Hurricane experts available to explain storm behavior, potential impacts
Scientists keep close watch on hurricane activity
Aug 3, 2020 - by David Hosansky
Aug 3, 2020 - by David Hosansky
As hurricane season starts to peak, scientists at the National Center for Atmospheric Research (NCAR) and its managing organization, the University Corporation for Atmospheric Research (UCAR), are closely watching tropical storm activity and the potential for strong winds, torrential rains, and widespread flooding.
Hurricane experts are available to explain issues such as:
Antonio Busalacchi, UCAR president (for interview requests, please contact David Hosansky)
Busalacchi, an expert on ocean-atmosphere interactions, has testified before Congress on the importance of improving the nation's weather, climate, and water forecasting capabilities. As a part-time New Orleans resident, he has firsthand experience with the impacts of powerful hurricanes.
Josh Alland, NCAR postdoctoral fellow, firstname.lastname@example.org
Alland specializes in how hurricanes undergo intensity change, ranging from weakening storms to rapidly intensifying hurricanes. He also focuses on how evacuation decisions are made when high-impact hurricanes are threatening coastal communities.
Cindy Bruyère, NCAR scientist, email@example.com
Bruyère works with the insurance and reinsurance industries to understand how climate change and variability impact hurricanes on decadal time scales. She has also studied the impact of surge due to landfalling hurricanes.
Dereka Carroll-Smith, NCAR visiting scientist/NIST PREP postdoctoral associate, firstname.lastname@example.org
Carroll-Smith focuses on hurricane impacts and hazards, specializing in societal impacts on underrepresented communities. She also studies the predictability of tornadoes that are spawned from hurricanes and affect inland areas.
Christopher Davis, director, NCAR Mesoscale and Microscale Meteorology Laboratory, email@example.com
One of the world's leading tropical cyclone researchers, Davis studies the weather systems that lead to hurricanes and other major rainfall events. His expertise includes hurricane prediction and how computer models can be improved to better forecast storms.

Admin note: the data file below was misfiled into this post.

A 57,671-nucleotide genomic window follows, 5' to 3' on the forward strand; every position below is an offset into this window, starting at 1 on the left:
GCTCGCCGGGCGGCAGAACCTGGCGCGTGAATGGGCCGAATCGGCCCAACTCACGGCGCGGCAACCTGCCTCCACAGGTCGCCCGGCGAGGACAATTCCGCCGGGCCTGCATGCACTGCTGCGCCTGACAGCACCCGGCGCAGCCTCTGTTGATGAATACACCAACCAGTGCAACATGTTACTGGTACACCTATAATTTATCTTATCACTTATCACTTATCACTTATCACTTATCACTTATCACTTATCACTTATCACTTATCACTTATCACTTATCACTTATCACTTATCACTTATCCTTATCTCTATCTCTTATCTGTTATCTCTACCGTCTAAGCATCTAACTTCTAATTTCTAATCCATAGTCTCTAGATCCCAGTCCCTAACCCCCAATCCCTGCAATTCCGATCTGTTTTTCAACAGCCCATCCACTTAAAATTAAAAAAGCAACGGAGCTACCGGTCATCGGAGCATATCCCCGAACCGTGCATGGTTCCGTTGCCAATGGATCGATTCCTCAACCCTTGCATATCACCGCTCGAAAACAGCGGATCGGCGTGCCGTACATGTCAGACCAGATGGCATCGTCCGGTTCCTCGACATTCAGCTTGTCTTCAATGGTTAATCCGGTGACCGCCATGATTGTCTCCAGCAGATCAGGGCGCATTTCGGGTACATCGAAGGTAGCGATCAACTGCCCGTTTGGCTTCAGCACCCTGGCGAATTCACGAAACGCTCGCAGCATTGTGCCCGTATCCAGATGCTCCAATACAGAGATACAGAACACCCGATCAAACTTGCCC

James Done, NCAR scientist, firstname.lastname@example.org
Done works with the insurance industry to better understand hurricane impacts. He also focuses on seasonal predictions of hurricane damage and the potential influence of climate change on the storms.
David Gochis, NCAR scientist, email@example.com
An expert in hydrometeorology, Gochis studies the causes of floods and how to better predict them. He helped develop pioneering software that is at the core of the National Water Model, which is used by the National Oceanic and Atmospheric Administration Office of Water Prediction for detailed streamflow and flood forecasts.
Terry Hock, NCAR engineer, firstname.lastname@example.org, 303-497-8767
Hock is an electrical engineer and one of the world's leaders in dropsonde technology. Originally developed at NCAR, dropsondes are specialized instrument packages that are released into hurricanes from overflying aircraft, providing critical measurements of atmospheric conditions within the storm and improving forecasts of hurricane track and intensity.
Falko Judt, NCAR scientist, email@example.com
Judt specializes in the complex and often subtle factors that can cause a hurricane to rapidly intensify or to lose strength. He is evaluating the next generation of weather models to determine how well they can forecast hurricanes.
Matthew Kelsch, UCAR hydrometeorologist, firstname.lastname@example.org
Kelsch has studied some of the biggest U.S. flood events connected to hurricanes and tropical storms. He trains scientists and forecasters from around the world on emerging hydrology and weather topics.
Wen-Chau Lee, NCAR scientist, email@example.com
Lee is a meteorologist who specializes in using radars to observe severe storms. A veteran of aircraft flights into hurricanes, he is leading the development of a powerful new instrument, the Airborne Phased Array Radar, which will advance understanding of the structure and behavior of hurricanes by capturing highly detailed, 3D views of the atmospheric conditions in and around the storms.
Rebecca Morss, NCAR scientist, firstname.lastname@example.org
Morss is an expert in the predictability of hurricane-related hazards, including storm surge and inland flooding, as well as hurricane and flood risk communication and evacuation decision making.
Laura Read, NCAR scientist, email@example.com
Read is a water resources engineer whose primary focus is on water management, water resource systems modeling, and analyzing flood risk and climate change. She is on the development team for the NOAA National Water Model.
Rosimar Ríos-Berríos, NCAR scientist, firstname.lastname@example.org
Ríos-Berríos is an expert in heavy precipitation associated with hurricanes and the reasons that certain storms undergo rapid intensification. A native of Puerto Rico who closely followed the intensification and impacts of Hurricane Maria, she is available for interviews in both English and Spanish.
Jeff Weber, UCAR meteorologist, email@example.com
As a specialist in hurricanes and severe weather in general, Weber closely monitors the behavior of individual storms and the larger atmospheric and oceanic conditions that influence them.